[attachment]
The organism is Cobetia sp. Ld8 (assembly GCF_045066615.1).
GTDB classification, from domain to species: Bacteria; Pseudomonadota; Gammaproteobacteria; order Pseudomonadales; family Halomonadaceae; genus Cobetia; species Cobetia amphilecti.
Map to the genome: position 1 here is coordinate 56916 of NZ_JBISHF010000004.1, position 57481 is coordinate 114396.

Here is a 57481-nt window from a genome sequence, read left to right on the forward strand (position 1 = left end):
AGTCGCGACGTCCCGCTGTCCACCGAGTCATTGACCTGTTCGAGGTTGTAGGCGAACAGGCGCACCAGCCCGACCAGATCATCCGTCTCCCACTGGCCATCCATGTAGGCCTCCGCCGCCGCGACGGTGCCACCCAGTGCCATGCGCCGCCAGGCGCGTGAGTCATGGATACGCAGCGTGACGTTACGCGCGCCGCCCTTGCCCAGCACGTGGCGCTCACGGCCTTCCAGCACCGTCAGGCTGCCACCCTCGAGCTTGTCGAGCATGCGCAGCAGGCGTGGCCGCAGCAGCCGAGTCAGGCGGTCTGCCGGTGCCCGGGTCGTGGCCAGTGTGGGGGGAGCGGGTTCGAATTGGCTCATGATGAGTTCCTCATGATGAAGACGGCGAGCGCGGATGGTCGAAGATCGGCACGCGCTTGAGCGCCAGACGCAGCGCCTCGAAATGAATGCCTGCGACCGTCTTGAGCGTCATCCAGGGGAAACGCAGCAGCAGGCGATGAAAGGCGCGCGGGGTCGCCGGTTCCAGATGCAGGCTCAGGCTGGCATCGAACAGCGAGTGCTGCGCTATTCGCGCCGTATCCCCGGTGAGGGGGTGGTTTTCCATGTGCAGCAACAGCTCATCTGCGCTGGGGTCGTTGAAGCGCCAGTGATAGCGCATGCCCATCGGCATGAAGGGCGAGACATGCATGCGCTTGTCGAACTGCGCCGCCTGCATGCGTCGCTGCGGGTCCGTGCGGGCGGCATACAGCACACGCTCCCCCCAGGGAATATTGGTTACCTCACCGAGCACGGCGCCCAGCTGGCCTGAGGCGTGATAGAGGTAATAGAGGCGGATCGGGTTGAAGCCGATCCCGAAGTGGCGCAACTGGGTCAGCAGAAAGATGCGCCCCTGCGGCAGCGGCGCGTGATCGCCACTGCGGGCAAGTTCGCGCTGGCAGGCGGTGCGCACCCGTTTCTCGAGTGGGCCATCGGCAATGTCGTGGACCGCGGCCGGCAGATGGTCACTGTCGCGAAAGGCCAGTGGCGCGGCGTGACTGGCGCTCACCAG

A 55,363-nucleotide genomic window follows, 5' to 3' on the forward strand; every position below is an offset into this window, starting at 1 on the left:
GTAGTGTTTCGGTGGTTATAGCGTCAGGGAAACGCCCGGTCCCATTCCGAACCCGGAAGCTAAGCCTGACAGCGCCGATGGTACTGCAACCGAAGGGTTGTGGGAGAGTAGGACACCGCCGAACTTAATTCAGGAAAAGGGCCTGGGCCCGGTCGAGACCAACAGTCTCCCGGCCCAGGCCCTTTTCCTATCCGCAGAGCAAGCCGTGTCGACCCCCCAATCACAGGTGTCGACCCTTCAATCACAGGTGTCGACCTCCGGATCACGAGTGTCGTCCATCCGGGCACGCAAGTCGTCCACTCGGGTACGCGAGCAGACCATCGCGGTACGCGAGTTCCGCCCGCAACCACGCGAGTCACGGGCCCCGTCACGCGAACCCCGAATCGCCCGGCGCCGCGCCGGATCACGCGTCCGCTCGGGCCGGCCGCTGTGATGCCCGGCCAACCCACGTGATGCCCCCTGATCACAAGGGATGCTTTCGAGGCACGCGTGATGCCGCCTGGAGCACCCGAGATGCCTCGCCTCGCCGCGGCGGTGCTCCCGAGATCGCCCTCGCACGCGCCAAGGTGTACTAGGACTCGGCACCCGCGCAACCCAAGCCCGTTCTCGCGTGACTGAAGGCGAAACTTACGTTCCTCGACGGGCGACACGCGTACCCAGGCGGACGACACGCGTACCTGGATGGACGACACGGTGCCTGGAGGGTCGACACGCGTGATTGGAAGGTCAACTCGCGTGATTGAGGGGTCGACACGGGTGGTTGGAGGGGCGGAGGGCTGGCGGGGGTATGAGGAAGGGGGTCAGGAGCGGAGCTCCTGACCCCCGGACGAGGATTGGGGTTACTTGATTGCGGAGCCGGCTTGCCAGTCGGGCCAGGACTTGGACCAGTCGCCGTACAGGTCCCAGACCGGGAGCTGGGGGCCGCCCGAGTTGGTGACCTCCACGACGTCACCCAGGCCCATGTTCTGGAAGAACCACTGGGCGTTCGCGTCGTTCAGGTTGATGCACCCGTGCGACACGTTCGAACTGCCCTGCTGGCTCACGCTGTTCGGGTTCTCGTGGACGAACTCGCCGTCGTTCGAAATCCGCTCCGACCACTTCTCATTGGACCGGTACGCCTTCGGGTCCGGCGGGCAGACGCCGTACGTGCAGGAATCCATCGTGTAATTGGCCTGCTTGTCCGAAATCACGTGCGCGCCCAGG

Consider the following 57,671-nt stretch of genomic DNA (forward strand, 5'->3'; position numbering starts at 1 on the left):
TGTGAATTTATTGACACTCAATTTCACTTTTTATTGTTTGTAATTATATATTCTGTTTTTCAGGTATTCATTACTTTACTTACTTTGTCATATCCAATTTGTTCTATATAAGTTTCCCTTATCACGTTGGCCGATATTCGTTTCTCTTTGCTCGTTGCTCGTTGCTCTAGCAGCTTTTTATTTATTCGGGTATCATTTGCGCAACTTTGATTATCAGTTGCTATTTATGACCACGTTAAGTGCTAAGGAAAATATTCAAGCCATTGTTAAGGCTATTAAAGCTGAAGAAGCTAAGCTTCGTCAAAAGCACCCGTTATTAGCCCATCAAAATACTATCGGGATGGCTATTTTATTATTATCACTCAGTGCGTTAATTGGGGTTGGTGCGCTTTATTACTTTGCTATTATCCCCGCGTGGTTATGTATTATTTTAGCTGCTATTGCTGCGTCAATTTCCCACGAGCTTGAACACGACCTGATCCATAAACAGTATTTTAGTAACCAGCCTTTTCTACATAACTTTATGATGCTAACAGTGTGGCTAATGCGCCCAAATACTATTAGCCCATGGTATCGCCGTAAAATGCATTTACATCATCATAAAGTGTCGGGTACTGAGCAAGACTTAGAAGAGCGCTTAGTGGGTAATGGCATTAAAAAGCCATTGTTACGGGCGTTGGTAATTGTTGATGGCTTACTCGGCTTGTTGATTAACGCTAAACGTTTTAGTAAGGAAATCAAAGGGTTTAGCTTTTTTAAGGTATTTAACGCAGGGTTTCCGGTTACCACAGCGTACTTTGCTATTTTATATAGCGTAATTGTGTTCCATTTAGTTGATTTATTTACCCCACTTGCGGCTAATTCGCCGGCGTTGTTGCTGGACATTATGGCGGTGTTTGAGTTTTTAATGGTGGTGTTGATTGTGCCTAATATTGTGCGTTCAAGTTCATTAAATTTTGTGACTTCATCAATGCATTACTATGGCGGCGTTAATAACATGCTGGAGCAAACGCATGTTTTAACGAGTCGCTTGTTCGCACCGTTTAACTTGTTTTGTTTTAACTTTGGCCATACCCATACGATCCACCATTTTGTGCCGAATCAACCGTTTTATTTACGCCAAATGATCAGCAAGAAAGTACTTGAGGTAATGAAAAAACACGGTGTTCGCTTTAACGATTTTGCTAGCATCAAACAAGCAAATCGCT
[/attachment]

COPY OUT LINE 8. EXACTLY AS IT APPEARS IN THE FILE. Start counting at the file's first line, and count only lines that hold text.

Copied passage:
Consider the following 57,671-nt stretch of genomic DNA (forward strand, 5'->3'; position numbering starts at 1 on the left):